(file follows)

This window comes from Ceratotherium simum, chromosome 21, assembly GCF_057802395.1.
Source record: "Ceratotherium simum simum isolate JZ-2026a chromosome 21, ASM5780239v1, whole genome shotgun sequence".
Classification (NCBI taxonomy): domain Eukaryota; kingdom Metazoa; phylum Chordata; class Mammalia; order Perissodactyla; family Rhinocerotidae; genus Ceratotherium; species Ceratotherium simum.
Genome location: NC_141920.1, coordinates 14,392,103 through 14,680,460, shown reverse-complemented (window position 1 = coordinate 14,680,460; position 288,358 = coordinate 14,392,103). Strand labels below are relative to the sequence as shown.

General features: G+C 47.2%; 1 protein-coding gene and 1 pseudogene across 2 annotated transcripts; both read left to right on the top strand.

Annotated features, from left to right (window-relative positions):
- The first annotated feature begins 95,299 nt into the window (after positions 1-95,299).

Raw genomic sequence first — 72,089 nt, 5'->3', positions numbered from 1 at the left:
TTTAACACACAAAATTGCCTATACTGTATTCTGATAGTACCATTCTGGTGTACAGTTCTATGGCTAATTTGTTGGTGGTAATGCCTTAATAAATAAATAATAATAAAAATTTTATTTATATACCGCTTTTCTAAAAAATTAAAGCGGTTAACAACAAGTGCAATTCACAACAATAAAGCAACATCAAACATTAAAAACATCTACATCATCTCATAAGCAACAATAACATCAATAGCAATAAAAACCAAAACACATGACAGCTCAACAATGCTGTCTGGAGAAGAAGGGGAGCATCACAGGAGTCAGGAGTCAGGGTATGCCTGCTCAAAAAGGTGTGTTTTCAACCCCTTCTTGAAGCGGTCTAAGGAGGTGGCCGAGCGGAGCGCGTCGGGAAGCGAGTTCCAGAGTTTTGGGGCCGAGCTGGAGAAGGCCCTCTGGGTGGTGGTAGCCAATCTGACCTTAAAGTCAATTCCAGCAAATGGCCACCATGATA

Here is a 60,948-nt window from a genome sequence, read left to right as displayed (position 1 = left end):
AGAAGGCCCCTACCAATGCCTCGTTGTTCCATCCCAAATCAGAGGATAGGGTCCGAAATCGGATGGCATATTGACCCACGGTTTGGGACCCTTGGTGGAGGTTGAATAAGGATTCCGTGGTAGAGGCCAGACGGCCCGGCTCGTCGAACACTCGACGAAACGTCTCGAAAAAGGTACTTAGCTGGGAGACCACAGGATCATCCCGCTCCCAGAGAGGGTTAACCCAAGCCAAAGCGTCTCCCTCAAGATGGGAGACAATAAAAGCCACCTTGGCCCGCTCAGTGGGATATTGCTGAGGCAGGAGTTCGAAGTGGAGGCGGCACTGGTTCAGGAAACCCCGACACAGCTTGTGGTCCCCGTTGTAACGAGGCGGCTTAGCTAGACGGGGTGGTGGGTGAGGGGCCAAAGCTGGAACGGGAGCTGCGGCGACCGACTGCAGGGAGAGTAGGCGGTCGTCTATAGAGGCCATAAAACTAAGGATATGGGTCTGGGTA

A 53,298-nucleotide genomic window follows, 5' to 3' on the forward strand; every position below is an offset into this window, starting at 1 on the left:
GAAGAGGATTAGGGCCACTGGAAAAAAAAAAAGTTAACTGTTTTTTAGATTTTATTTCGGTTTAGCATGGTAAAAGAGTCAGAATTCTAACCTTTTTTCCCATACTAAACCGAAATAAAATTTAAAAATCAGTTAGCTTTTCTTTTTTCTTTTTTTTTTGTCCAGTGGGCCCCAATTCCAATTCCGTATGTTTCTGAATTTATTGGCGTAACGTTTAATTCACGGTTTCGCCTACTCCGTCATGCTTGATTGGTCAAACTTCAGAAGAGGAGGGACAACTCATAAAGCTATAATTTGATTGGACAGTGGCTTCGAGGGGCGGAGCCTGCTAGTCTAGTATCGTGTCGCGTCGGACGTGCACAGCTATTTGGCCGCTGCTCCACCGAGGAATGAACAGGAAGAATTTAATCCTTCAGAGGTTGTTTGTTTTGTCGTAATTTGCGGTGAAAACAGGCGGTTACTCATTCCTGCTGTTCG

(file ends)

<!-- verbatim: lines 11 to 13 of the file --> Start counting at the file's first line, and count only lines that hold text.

AGAAGGCCCCTACCAATGCCTCGTTGTTCCATCCCAAATCAGAGGATAGGGTCCGAAATCGGATGGCATATTGACCCACGGTTTGGGACCCTTGGTGGAGGTTGAATAAGGATTCCGTGGTAGAGGCCAGACGGCCCGGCTCGTCGAACACTCGACGAAACGTCTCGAAAAAGGTACTTAGCTGGGAGACCACAGGATCATCCCGCTCCCAGAGAGGGTTAACCCAAGCCAAAGCGTCTCCCTCAAGATGGGAGACAATAAAAGCCACCTTGGCCCGCTCAGTGGGATATTGCTGAGGCAGGAGTTCGAAGTGGAGGCGGCACTGGTTCAGGAAACCCCGACACAGCTTGTGGTCCCCGTTGTAACGAGGCGGCTTAGCTAGACGGGGTGGTGGGTGAGGGGCCAAAGCTGGAACGGGAGCTGCGGCGACCGACTGCAGGGAGAGTAGGCGGTCGTCTATAGAGGCCATAAAACTAAGGATATGGGTCTGGGTA

A 53,298-nucleotide genomic window follows, 5' to 3' on the forward strand; every position below is an offset into this window, starting at 1 on the left:
GAAGAGGATTAGGGCCACTGGAAAAAAAAAAAGTTAACTGTTTTTTAGATTTTATTTCGGTTTAGCATGGTAAAAGAGTCAGAATTCTAACCTTTTTTCCCATACTAAACCGAAATAAAATTTAAAAATCAGTTAGCTTTTCTTTTTTCTTTTTTTTTTGTCCAGTGGGCCCCAATTCCAATTCCGTATGTTTCTGAATTTATTGGCGTAACGTTTAATTCACGGTTTCGCCTACTCCGTCATGCTTGATTGGTCAAACTTCAGAAGAGGAGGGACAACTCATAAAGCTATAATTTGATTGGACAGTGGCTTCGAGGGGCGGAGCCTGCTAGTCTAGTATCGTGTCGCGTCGGACGTGCACAGCTATTTGGCCGCTGCTCCACCGAGGAATGAACAGGAAGAATTTAATCCTTCAGAGGTTGTTTGTTTTGTCGTAATTTGCGGTGAAAACAGGCGGTTACTCATTCCTGCTGTTCG